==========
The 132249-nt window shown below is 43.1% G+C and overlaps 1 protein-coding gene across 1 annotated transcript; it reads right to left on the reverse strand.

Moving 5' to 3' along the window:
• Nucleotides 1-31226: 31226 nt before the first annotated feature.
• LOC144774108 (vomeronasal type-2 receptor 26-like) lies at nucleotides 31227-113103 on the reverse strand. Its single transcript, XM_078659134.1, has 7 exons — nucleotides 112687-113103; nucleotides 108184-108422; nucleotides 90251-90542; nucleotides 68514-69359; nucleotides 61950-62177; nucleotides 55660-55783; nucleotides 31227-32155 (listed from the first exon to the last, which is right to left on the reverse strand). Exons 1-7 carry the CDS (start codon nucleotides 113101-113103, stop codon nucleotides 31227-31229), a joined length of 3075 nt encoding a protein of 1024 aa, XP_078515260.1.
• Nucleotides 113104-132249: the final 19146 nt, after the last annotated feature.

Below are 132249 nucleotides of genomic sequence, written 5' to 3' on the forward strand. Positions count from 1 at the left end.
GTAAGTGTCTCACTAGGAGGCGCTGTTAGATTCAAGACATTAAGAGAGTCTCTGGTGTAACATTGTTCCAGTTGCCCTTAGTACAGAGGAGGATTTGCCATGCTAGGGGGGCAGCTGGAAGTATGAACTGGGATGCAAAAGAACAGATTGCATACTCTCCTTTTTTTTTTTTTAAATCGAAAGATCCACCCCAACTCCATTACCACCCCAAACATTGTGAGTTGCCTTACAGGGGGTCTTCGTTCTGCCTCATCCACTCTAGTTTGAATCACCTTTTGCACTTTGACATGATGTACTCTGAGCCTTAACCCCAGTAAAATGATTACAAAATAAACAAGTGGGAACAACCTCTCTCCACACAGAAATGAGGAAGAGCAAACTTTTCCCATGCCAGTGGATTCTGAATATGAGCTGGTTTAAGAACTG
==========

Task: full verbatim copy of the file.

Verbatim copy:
The 132249-nt window shown below is 43.1% G+C and overlaps 1 protein-coding gene across 1 annotated transcript; it reads right to left on the reverse strand.

Moving 5' to 3' along the window:
• Nucleotides 1-31226: 31226 nt before the first annotated feature.
• LOC144774108 (vomeronasal type-2 receptor 26-like) lies at nucleotides 31227-113103 on the reverse strand. Its single transcript, XM_078659134.1, has 7 exons — nucleotides 112687-113103; nucleotides 108184-108422; nucleotides 90251-90542; nucleotides 68514-69359; nucleotides 61950-62177; nucleotides 55660-55783; nucleotides 31227-32155 (listed from the first exon to the last, which is right to left on the reverse strand). Exons 1-7 carry the CDS (start codon nucleotides 113101-113103, stop codon nucleotides 31227-31229), a joined length of 3075 nt encoding a protein of 1024 aa, XP_078515260.1.
• Nucleotides 113104-132249: the final 19146 nt, after the last annotated feature.

Below are 132249 nucleotides of genomic sequence, written 5' to 3' on the forward strand. Positions count from 1 at the left end.
GTAAGTGTCTCACTAGGAGGCGCTGTTAGATTCAAGACATTAAGAGAGTCTCTGGTGTAACATTGTTCCAGTTGCCCTTAGTACAGAGGAGGATTTGCCATGCTAGGGGGGCAGCTGGAAGTATGAACTGGGATGCAAAAGAACAGATTGCATACTCTCCTTTTTTTTTTTTTAAATCGAAAGATCCACCCCAACTCCATTACCACCCCAAACATTGTGAGTTGCCTTACAGGGGGTCTTCGTTCTGCCTCATCCACTCTAGTTTGAATCACCTTTTGCACTTTGACATGATGTACTCTGAGCCTTAACCCCAGTAAAATGATTACAAAATAAACAAGTGGGAACAACCTCTCTCCACACAGAAATGAGGAAGAGCAAACTTTTCCCATGCCAGTGGATTCTGAATATGAGCTGGTTTAAGAACTG